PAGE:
For main single player modes, there are the usual playoffs, tournament, and season modes, but if you want a mode that lasts, then you have to check out the revamped franchise mode. It operates the same as most other Franchise modes where you go through one NBA season after another, complete with an off-season period where you retire players, make trades, hire free agents, negotiate contracts, and go through the draft. The draft is what got a complete overhaul, where you attend the draft and scout out the hottest college prospects. You’ll get informed on their strengths and weaknesses; however you won’t get any numerical stats for the players. It makes your pickings a bit more difficult, but the information you get should get you by. You can put your players on trading blocks where other teams will bid for players on your team as well. All these new additions make the Franchise mode a must to check out.

The hottest new mode to NBA 2K3 is the online play. I’m a beta tester for X-Box Live and have already played several games online. If you didn’t already know by now, X-Box Live is broadband only, so that means none of the dial-up users can log in. This may be a low blow to the many narrowband users, but for us broadband users with cable or DSL connections that means most games are guaranteed to be lag free. From the several games that I already played, I can assure you this is the case, with barely any lag interfering during most games. We also get lots of great extras for online play that include friend’s lists so we can see if our favorite opponents are online and challenge them whenever they are. NBA 2K3 also keeps track of our online win-loss record, and ranks us among Sega’s best on their leader board. One of the best online features is the ability for live voice chat with the communicator headset. You can be Mr. Sportsmanship and complement your opponent on how they’re doing or trash talk with the best of them by getting all over in their face!

As always, Sega includes lots of customization features for us. Besides doing the usual trades, and line up changes, we also have the ability to create players, playbooks, and teams. You have a slew of headbands, tattoos, hairstyles, and other selections to assign to your own created star. If your name happens to be a common one, the announcers will recognize it and call you it during game play. You can also create a player profile and it will keep track of your win-loss records, and personal best records. Also, if you enable the brand new, Sega Sports Challenge, you’ll get passwords for your personal records for you to enter on the Internet to see how you stack up against the world.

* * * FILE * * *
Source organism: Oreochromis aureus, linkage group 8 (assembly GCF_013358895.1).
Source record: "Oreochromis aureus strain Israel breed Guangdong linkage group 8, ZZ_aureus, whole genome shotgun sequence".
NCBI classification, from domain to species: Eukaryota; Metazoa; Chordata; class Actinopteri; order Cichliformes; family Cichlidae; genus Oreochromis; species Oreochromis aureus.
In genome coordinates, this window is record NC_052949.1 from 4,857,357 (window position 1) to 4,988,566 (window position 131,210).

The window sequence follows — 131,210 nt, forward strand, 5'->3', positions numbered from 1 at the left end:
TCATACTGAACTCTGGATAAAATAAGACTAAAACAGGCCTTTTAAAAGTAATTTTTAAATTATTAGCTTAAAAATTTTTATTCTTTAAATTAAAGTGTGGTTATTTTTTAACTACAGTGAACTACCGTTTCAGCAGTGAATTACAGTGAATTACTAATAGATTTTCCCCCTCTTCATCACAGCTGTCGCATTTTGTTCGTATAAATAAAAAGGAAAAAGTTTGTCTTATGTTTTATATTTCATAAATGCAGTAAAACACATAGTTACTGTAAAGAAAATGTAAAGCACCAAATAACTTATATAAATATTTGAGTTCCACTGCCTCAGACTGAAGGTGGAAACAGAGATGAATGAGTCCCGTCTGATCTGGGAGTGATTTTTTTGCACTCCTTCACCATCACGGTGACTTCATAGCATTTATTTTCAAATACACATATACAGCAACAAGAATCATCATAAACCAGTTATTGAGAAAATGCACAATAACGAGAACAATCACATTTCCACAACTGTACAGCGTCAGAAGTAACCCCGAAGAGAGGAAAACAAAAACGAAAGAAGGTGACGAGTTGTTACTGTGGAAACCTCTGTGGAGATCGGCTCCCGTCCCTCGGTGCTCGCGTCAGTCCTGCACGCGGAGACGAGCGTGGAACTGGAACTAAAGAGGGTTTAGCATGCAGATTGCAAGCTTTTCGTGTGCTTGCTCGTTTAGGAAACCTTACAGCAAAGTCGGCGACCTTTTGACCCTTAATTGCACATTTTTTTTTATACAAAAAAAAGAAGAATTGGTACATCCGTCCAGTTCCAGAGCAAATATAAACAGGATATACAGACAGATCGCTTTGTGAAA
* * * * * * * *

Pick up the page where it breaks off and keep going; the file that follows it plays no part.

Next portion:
Replay Value

There’s plenty of ways for NBA 2K3 to have you play forever. For the solo gamer, the Franchise mode will be your main way to play, where you can spend hours on end in making your average team into a basketball dynasty! If you don’t have many friends that prefer basketball games, then you can always challenge anyone online as long as you meet the X-Box Live specifications. After that, you got all the fun stuff you can do like creating players, teams, and playbooks. If you’re tired of all the simulation action and NBA rules to follow, then you can hop into Street mode for a change of pace. You can play with up to four people on one X-Box, or a total of eight online. Even though NBA 2K3 has plenty of modes to choose from I wish some of those specialty events like the 3-Point Shootout, or one-on-one street play that NBA Live has would be in here.

In Brief

+: Superb graphical effects used in instant replays, a completely revamped franchise mode, online play runs insanely fast over X-Box Live

-: You have to extremely precise with most of your shots, X-Box Live eliminate the large percent of narrowband gamers

The Final Ratings Rundown 

Graphics: 9.8
Sound: 9.3
Game play: 9.0
Replay Value: 9.0

Overall: 9.2

Rounded to fit GameFAQs Score: 9


NBA 2K3 is a lot better than last year’s game. The extra features such as the revamped Franchise mode, ESPN license, and especially online play warrants the purchase of this year’s game in my opinion. If you don’t have broadband access, than you might be better off with NBA 2K2, because the online play is the key addition to NBA 2K3